Here’s an amusing excerpt from Colin Woodward’s American Nations that takes us back to ideological war between the Union and the Confederacy over the future of the United States. The North and South were rival civilizations that were fighting over principles:
“The planters celebrated slavery because it ensured the stability and perpetuation of a republican aristocracy. “The planters are a genuine aristocracy, who cultivate themselves in a leisure founded on slavery,” London Times correspondent William Russell reported from South Carolina on the eve of war. “The admiration for monarchical institutions on the English model, for privileged classes and for a landed aristocracy is undisguised and apparently genuine.” One planter told Russell: “If we could only get one of the Royal race of England to rule over us, we should be content.” Many others expressed regret for the revolution, noting they “would go back tomorrow if they could.”
The planters’ loathing of Yankees startled outsiders, “South Carolina, I am told, was founded by gentlemen, [not by] witch burning Puritans, by cruel persecuting fanatics implanted in the north … [and her] newly born colonies all the ferocity, bloodthirstiness, and rabid intolerance of the Inquisition,” Russell reported. “There is nothing in all the dark caves of human passion so cruel and deadly as the hatred the South Carolinians profess for the Yankees,” he continued. “New England is to [them] the incarnation of moral and political wickedness and social corruption … the source of everything which South Carolina hates.” Another planter told him that if the Mayflower had sunk, “we should have never been driven to these extremes.” …
As the conflict with the Yankees loomed, there was renewed interest in the old Tidewater theory that racial differences were to blame. In wartime propaganda, the Deep Southern elite was explicitly included in the allegedly superior Norman/Cavalier race in an effort to increase the bonds between the regions, with the (decidedly un-Norman) Appalachian districts often embraced for good measure. For Tidewater in particular, casting the conflict as a war for Norman liberation from Anglo-Saxon tyranny neatly sidestepped the more problematic slavery issue. The Southern Literary Messenger, Tidewater’s leading journal, conceded in 1861 that “the Roundheads” may gain many victories in view of their superior strength and their better condition” but assured “they will lose the last battle and then sink down to their normal position of relative inferiority.” The journal argued the Confederate aim was to create “a sort of Patrician Republic” ruled by people “superior to all other races on this continent.”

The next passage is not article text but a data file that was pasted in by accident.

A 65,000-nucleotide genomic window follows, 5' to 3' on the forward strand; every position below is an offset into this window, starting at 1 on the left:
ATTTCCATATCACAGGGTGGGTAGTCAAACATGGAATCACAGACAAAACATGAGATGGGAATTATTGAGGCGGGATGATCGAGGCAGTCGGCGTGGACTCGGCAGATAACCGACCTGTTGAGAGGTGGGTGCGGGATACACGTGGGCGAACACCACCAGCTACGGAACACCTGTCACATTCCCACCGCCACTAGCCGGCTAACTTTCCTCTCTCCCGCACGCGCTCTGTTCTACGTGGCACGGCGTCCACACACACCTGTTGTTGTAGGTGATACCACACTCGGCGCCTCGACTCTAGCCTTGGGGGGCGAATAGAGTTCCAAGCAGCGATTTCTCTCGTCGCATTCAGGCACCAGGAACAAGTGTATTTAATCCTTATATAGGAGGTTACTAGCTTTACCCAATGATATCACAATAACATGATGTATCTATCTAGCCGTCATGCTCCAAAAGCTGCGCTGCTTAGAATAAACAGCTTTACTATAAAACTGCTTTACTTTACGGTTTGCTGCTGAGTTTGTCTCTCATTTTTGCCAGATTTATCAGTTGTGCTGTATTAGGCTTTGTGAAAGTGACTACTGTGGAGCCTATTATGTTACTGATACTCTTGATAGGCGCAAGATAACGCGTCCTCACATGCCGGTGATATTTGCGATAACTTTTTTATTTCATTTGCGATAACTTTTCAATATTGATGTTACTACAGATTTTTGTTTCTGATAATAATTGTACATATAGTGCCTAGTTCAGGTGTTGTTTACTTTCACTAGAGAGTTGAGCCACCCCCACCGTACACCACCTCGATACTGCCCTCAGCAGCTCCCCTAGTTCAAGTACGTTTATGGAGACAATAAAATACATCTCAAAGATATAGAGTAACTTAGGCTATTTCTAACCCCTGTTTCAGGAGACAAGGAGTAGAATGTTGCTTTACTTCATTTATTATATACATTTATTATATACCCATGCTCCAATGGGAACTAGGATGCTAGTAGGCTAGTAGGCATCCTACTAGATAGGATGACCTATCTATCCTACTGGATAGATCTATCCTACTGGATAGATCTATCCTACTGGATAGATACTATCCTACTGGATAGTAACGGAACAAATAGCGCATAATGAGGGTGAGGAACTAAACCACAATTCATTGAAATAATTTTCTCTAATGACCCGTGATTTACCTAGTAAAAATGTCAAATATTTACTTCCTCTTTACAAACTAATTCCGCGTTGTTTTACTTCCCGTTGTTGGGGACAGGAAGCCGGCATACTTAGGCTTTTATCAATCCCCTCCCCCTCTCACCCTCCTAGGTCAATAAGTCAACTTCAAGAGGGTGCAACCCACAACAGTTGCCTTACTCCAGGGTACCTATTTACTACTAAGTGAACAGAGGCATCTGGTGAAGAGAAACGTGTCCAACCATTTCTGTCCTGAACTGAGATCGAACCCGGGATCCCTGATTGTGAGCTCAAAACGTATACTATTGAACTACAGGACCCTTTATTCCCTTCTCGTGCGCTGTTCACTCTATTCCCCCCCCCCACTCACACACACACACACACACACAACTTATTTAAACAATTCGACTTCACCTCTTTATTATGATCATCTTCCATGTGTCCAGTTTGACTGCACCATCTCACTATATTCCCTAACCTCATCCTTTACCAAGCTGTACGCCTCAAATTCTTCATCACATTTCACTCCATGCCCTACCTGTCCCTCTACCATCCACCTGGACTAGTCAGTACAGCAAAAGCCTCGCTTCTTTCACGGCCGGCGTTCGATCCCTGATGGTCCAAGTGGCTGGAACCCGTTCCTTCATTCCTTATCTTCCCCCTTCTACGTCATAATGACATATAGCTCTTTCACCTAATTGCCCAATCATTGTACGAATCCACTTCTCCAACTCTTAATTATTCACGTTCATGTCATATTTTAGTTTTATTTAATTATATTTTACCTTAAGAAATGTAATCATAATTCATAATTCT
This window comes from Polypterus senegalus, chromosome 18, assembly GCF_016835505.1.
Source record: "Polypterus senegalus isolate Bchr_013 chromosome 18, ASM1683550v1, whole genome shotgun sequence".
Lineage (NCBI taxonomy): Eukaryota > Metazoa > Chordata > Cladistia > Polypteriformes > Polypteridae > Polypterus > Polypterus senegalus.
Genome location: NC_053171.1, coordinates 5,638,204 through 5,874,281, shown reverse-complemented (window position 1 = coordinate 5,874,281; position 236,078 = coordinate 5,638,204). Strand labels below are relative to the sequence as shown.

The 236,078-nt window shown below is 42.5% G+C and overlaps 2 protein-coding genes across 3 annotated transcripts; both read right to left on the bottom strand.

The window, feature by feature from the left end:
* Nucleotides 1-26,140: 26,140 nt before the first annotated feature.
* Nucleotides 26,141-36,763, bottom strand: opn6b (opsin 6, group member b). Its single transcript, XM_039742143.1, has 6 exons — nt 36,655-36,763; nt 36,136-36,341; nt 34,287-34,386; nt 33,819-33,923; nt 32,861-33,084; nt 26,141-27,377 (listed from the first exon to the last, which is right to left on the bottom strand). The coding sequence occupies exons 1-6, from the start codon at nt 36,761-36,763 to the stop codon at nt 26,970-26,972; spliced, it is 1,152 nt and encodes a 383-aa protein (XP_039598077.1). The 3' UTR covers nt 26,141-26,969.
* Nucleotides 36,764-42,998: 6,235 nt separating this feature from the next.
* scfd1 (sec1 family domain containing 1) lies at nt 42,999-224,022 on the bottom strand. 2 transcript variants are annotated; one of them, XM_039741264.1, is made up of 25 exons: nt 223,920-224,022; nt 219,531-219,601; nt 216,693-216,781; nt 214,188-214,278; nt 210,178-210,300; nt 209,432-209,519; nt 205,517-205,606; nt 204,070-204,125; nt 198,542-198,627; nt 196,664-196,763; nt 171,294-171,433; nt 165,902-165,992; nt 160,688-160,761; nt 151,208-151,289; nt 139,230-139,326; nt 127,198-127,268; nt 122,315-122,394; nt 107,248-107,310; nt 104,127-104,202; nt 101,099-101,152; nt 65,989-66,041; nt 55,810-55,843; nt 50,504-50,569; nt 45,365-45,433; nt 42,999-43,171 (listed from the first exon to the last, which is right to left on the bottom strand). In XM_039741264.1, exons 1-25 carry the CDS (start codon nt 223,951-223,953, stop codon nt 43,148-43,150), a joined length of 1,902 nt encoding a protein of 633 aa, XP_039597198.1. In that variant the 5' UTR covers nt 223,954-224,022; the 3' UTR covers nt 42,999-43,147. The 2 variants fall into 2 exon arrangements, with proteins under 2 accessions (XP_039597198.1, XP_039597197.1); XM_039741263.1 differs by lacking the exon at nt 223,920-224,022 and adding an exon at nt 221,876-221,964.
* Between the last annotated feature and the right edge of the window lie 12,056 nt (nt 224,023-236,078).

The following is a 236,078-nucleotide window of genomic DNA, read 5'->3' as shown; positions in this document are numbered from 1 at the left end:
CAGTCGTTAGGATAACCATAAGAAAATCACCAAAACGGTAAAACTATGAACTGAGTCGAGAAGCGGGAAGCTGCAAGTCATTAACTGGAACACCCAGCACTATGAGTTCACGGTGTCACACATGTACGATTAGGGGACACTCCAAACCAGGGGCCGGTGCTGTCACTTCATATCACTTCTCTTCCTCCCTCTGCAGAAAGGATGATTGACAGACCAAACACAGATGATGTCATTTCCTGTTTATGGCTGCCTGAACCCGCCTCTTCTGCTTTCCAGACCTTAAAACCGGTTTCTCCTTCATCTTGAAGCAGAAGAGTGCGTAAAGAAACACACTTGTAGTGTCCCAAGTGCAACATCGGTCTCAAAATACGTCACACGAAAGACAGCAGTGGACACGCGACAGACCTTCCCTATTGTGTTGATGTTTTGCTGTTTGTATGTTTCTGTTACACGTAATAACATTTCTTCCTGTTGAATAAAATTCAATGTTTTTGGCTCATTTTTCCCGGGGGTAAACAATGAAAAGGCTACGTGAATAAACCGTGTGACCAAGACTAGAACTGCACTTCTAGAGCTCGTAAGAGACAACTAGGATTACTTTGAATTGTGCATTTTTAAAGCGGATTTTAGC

This propaganda was embraced in the Deep South as well. In an 1862 speech, Jefferson Davis told Mississippi legislators that their enemies were “a traditionless and homeless race … gathered by Cromwell from the bogs and fens of the north of Ireland and of England” to be “disturbers of peace in the world.” The war, DeBow’s Review declared, was a struggle to reverse the ill-conceived American Revolution, which had been contrary to “the natural reverence of the Cavalier for the authority of established forms over mere speculative ideas.” By throwing off monarchy, slaveholders endangered the wondrous “domestic institution” that rested “on the principle of inequality and subordination, and favored a public policy embodying the ideas of social status.” Democracy “threw political influence into the hands of inorganic masses” and caused “the subjection of the Cavalier to the intellectual thralldom of the Puritan.” Other Tidewater and Deep Southern thinkers came to agree that the struggle was really between respect for established aristocratic order and the dangerous Puritan notion that “the individual man was … of higher worth than any system of polity.” As Fitzhugh put it, it was a war “between conservatives and revolutionists; between Christians and infidels … the chase and the libidinous, between marriage and free-love.” Some even championed the dubious notion that the Confederacy was fighting a Huguenot-Anglican counterreformation against Puritan excess. Slavery was not the issue, they argued – defeating democracy was.”
The disturbers of peace in the world.
Does that sound like a particular group of people who are known the world over for their chronic inability to mind their own business? Does it sound like a group of people who would join a Freedom Ride and travel all the way to Alabama to make sure a bus terminal has been integrated in a city they have never before visited?